Here is how I monitor my savings goal. My process includes documenting the progress each month and having a chart to showcase where I am in the grand scheme of meeting my goals. I can also make minor adjustments when I realize that I am over or under my target for the month.
This plays a huge factor in motivating me. In prior years, I have set sizeable goals because I know my short-term initiatives correlate to long-term successes.
Making use of a simple action plan can do wonders for setting, maintaining, and accomplishing your goals.
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Give Yourself Options
Let’s review two options you can use to keep yourself aligned with conquering your goal.
#1 – Find An Accountability Partner
You decide who or what you would like to utilize to keep yourself accountable while you work on achieving your goals. Is it a friend, spouse, sister, journal, fitness tracker – you decide!
What keeps me accountable is my husband. He is the closest person to me and knows how I operate. He knows when I am unmotivated and can use some help. If I ask him to help me be accountable, I can rest assured that he will do that.
You may have a friend that helps you stay accountable for the food that you eat. I have seen plenty of bloggers that I follow literally have their friend smack a piece of bread out of their hand.
This is in an effort to cut down on the carbs! Too funny. Find something or someone who can be that for you, and you are well on your way.
#2 – Implement Reward Systems
I’m all for providing a reward system to make it all the more enticing to continue working towards a goal.
There’s absolutely nothing wrong with it!
Believe me, that is the only way I was able to get through studying for a 4-part certification exam. I rewarded myself each time I passed each test AND even when I thought I failed.
I remember after taking my second to the last test, I walked right out of the testing center and rolled right over to the mall. I needed retail therapy that day. Btw – I did end up passing the test.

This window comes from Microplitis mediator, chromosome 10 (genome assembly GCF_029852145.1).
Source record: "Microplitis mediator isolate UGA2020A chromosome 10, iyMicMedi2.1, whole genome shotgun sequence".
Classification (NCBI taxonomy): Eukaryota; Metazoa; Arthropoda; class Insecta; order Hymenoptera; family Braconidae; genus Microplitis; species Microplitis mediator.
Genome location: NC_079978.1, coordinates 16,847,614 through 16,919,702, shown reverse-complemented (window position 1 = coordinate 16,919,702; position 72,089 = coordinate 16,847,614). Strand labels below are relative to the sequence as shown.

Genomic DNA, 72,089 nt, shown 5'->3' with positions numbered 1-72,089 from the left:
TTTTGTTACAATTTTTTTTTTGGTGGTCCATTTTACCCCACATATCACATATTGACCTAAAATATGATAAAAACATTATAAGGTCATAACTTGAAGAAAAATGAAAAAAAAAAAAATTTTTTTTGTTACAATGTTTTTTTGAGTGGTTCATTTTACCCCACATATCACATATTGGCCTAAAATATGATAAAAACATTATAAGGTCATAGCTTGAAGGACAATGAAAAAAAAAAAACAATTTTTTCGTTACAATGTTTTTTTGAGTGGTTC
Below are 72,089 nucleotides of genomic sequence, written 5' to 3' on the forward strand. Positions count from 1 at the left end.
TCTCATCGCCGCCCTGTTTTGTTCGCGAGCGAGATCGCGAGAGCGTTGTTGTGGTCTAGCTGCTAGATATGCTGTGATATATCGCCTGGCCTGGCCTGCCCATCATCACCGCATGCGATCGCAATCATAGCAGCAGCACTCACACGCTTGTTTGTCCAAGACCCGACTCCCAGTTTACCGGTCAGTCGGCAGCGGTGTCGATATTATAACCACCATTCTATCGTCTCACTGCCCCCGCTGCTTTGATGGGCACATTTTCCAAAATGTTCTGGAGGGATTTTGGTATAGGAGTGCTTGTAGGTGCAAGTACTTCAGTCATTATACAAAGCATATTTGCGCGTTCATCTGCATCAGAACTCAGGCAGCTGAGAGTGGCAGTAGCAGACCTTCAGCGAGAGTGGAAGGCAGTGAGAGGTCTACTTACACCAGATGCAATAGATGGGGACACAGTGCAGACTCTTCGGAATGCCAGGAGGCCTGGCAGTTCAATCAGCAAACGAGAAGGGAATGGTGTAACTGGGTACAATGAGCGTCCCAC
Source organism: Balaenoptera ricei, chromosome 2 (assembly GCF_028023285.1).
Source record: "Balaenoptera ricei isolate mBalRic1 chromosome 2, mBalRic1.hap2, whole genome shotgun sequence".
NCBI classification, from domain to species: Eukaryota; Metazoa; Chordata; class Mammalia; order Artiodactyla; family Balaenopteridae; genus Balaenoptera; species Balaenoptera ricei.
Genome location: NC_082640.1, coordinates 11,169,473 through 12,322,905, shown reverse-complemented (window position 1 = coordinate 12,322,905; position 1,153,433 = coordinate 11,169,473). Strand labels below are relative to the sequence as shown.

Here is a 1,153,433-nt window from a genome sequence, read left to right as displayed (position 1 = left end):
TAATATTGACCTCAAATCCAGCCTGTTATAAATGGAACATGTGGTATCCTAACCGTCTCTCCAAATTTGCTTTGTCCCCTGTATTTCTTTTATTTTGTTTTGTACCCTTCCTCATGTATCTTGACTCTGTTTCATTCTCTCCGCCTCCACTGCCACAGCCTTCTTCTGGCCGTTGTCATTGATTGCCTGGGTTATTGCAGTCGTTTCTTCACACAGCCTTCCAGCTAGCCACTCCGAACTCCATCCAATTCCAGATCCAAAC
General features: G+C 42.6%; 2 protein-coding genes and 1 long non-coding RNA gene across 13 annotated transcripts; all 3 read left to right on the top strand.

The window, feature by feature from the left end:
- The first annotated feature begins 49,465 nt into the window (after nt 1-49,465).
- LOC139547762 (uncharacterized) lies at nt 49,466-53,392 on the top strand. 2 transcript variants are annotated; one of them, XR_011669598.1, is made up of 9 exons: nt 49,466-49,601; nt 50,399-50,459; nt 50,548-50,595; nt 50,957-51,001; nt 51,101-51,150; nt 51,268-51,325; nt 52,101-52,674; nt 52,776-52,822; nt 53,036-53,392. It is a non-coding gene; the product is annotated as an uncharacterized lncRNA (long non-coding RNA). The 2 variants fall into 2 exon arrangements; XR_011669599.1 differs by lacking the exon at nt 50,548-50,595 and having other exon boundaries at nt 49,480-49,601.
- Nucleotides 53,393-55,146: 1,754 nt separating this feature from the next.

We’ve all been there. Maybe you can relate to eating within the calorie intake for the week, but being a bit more lax on the food choices during the weekends. It’s quite alright to “YOLO it up”, but the catch is that you have to realign yourself after making those choices.
That being said, be flexible in working towards the end goal and reward yourself along the way.
Related article: Money Mindset: Be Awesome And Conquer Your Financial Goals
Remember, use action verbs in your sentences. Then utilize an action plan to give yourself specific, measurable, and time-based goals.
Don’t give up when the going gets tough. Buck up and find an accountability partner that will help motivate you and make sure to reward yourself along the way!
Suffice to say, because of mindful decisions throughout the year and an actionable plan, goals that you set for yourself can be met and even exceeded.
There are multiple ways you can be motivated to start adhering to a plan, but it’s up to you to take the first step.
These concepts may seem elementary, but sometimes writing and mapping it out makes it real. If you manage to reach your goal, do one thing first: celebrate!
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Have you had problems setting money goals because you are not putting action verbs in your sentences? If this post makes you want to start; please comment below. I would love to hear from you.